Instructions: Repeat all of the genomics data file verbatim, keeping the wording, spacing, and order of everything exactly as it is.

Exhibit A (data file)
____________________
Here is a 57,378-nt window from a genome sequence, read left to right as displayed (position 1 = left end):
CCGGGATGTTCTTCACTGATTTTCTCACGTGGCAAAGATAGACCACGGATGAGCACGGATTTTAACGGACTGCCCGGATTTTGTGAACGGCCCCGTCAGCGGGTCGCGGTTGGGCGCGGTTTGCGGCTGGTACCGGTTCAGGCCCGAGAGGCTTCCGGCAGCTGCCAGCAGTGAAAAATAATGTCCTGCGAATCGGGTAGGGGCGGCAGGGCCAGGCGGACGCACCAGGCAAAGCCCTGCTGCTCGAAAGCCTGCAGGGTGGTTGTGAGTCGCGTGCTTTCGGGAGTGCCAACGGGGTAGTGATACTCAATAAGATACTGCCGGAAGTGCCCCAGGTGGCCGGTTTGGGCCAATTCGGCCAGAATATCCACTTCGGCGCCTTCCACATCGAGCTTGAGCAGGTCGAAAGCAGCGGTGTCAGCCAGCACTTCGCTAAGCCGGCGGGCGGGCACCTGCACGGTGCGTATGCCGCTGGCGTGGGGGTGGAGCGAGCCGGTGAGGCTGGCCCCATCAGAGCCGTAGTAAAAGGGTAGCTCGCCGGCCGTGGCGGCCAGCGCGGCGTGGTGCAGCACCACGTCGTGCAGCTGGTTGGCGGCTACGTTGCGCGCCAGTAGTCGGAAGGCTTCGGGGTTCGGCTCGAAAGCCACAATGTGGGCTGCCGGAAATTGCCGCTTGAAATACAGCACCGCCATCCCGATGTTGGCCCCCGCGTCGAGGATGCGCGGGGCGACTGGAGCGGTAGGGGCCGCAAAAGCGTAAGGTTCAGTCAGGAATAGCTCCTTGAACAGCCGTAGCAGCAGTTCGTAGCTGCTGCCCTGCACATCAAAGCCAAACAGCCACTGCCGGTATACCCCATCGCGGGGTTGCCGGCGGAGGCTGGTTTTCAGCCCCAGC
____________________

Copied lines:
Here is a 57,378-nt window from a genome sequence, read left to right as displayed (position 1 = left end):
CCGGGATGTTCTTCACTGATTTTCTCACGTGGCAAAGATAGACCACGGATGAGCACGGATTTTAACGGACTGCCCGGATTTTGTGAACGGCCCCGTCAGCGGGTCGCGGTTGGGCGCGGTTTGCGGCTGGTACCGGTTCAGGCCCGAGAGGCTTCCGGCAGCTGCCAGCAGTGAAAAATAATGTCCTGCGAATCGGGTAGGGGCGGCAGGGCCAGGCGGACGCACCAGGCAAAGCCCTGCTGCTCGAAAGCCTGCAGGGTGGTTGTGAGTCGCGTGCTTTCGGGAGTGCCAACGGGGTAGTGATACTCAATAAGATACTGCCGGAAGTGCCCCAGGTGGCCGGTTTGGGCCAATTCGGCCAGAATATCCACTTCGGCGCCTTCCACATCGAGCTTGAGCAGGTCGAAAGCAGCGGTGTCAGCCAGCACTTCGCTAAGCCGGCGGGCGGGCACCTGCACGGTGCGTATGCCGCTGGCGTGGGGGTGGAGCGAGCCGGTGAGGCTGGCCCCATCAGAGCCGTAGTAAAAGGGTAGCTCGCCGGCCGTGGCGGCCAGCGCGGCGTGGTGCAGCACCACGTCGTGCAGCTGGTTGGCGGCTACGTTGCGCGCCAGTAGTCGGAAGGCTTCGGGGTTCGGCTCGAAAGCCACAATGTGGGCTGCCGGAAATTGCCGCTTGAAATACAGCACCGCCATCCCGATGTTGGCCCCCGCGTCGAGGATGCGCGGGGCGACTGGAGCGGTAGGGGCCGCAAAAGCGTAAGGTTCAGTCAGGAATAGCTCCTTGAACAGCCGTAGCAGCAGTTCGTAGCTGCTGCCCTGCACATCAAAGCCAAACAGCCACTGCCGGTATACCCCATCGCGGGGTTGCCGGCGGAGGCTGGTTTTCAGCCCCAGC